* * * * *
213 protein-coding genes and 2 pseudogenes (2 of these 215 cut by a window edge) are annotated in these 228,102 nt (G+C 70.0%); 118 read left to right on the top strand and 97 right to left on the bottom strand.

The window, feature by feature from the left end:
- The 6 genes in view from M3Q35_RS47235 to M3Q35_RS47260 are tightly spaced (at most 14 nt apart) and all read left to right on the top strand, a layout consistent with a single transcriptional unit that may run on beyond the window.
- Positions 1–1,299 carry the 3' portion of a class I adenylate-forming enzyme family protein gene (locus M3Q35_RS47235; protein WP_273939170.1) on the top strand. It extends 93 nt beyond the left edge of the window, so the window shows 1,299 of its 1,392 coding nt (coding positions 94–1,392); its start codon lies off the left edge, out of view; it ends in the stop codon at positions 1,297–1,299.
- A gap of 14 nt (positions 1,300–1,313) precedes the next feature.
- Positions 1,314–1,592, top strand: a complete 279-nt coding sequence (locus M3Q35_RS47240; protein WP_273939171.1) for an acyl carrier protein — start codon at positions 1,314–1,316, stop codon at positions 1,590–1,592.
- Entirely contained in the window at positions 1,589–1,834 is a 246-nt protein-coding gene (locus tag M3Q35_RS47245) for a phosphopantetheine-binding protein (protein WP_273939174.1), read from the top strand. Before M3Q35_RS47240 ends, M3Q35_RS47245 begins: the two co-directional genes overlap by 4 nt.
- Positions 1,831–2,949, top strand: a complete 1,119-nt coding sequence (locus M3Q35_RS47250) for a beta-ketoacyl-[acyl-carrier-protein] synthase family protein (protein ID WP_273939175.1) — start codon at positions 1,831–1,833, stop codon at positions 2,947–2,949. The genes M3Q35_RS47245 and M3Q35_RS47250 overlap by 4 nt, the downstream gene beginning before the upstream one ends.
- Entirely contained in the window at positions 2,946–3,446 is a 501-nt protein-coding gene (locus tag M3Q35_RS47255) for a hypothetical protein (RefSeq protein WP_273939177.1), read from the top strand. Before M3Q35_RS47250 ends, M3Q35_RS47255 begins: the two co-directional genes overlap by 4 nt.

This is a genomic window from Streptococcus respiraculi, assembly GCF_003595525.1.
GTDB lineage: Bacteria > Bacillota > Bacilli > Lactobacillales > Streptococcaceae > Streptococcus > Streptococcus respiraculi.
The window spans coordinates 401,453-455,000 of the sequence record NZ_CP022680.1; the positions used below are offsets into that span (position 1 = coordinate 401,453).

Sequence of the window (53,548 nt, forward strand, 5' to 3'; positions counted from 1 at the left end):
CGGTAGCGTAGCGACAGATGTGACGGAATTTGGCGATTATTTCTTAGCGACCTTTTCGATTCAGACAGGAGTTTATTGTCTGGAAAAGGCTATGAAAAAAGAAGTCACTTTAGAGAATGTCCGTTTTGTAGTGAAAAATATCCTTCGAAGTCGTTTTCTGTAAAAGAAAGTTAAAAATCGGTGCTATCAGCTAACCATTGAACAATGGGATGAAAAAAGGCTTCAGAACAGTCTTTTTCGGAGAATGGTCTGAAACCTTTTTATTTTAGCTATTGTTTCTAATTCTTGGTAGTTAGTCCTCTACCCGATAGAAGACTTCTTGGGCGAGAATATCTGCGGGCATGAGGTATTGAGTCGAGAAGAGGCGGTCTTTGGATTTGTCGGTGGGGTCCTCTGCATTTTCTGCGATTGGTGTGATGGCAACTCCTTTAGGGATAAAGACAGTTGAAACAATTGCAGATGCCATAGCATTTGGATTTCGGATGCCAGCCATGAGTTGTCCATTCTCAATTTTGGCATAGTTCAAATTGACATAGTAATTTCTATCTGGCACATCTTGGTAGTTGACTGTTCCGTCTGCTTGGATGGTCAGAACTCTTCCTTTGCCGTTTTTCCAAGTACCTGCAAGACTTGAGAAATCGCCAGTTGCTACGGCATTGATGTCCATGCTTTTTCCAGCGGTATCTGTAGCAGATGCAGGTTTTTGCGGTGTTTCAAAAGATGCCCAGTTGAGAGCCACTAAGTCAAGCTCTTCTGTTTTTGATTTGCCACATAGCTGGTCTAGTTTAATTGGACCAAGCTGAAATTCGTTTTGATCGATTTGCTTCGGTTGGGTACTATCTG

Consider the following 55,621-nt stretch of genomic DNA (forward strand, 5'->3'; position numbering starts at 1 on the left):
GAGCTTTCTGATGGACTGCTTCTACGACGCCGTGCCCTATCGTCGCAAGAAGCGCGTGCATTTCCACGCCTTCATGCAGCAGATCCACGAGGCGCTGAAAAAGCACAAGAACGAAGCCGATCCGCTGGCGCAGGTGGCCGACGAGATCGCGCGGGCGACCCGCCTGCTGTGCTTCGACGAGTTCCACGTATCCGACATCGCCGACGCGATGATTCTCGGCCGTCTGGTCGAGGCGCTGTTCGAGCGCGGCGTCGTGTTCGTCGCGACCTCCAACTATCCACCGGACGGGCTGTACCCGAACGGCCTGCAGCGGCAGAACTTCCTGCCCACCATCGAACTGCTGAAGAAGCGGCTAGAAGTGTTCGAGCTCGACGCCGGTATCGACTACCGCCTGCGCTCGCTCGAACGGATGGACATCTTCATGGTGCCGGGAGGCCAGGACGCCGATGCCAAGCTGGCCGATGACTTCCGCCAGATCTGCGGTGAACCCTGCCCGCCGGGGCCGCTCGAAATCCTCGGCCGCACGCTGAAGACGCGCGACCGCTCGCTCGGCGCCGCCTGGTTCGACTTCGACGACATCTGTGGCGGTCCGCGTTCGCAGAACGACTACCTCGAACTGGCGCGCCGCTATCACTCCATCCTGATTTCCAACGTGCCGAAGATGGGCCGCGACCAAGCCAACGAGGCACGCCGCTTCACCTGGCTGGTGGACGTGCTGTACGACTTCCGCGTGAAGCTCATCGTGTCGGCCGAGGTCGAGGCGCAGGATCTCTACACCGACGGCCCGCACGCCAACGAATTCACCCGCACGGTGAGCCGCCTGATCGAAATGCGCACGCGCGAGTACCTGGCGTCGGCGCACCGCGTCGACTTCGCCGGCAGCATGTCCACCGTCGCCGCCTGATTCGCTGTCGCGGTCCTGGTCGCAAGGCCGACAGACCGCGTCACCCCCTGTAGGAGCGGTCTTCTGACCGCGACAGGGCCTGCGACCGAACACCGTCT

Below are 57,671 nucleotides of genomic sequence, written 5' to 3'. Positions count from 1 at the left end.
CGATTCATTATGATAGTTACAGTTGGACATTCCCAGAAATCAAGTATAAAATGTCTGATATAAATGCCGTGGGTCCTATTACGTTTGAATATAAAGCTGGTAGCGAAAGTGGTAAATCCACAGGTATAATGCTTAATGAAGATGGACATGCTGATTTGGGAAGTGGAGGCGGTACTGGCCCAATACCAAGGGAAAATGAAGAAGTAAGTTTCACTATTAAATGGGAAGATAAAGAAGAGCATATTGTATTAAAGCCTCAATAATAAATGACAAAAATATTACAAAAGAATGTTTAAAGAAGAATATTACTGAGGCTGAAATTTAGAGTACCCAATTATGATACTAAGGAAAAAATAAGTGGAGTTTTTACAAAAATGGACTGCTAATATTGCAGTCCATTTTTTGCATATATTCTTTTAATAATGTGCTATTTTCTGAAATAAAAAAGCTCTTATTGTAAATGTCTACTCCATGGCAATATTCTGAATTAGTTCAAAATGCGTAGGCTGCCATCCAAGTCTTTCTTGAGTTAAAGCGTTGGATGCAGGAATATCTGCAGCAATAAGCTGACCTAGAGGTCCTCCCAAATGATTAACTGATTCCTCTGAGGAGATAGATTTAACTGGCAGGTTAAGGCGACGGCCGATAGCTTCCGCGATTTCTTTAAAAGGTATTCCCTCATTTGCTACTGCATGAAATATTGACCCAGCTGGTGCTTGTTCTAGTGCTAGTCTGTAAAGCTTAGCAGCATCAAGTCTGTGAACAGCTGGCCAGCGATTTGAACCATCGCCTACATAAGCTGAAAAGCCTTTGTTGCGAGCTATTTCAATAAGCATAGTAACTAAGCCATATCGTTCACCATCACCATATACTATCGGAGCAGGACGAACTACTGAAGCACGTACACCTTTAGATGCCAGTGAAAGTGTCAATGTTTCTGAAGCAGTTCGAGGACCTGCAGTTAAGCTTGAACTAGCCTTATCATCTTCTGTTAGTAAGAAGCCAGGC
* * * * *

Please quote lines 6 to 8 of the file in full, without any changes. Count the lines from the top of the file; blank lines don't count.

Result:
- Positions 1,314–1,592, top strand: a complete 279-nt coding sequence (locus M3Q35_RS47240; protein WP_273939171.1) for an acyl carrier protein — start codon at positions 1,314–1,316, stop codon at positions 1,590–1,592.
- Entirely contained in the window at positions 1,589–1,834 is a 246-nt protein-coding gene (locus tag M3Q35_RS47245) for a phosphopantetheine-binding protein (protein WP_273939174.1), read from the top strand. Before M3Q35_RS47240 ends, M3Q35_RS47245 begins: the two co-directional genes overlap by 4 nt.
- Positions 1,831–2,949, top strand: a complete 1,119-nt coding sequence (locus M3Q35_RS47250) for a beta-ketoacyl-[acyl-carrier-protein] synthase family protein (protein ID WP_273939175.1) — start codon at positions 1,831–1,833, stop codon at positions 2,947–2,949. The genes M3Q35_RS47245 and M3Q35_RS47250 overlap by 4 nt, the downstream gene beginning before the upstream one ends.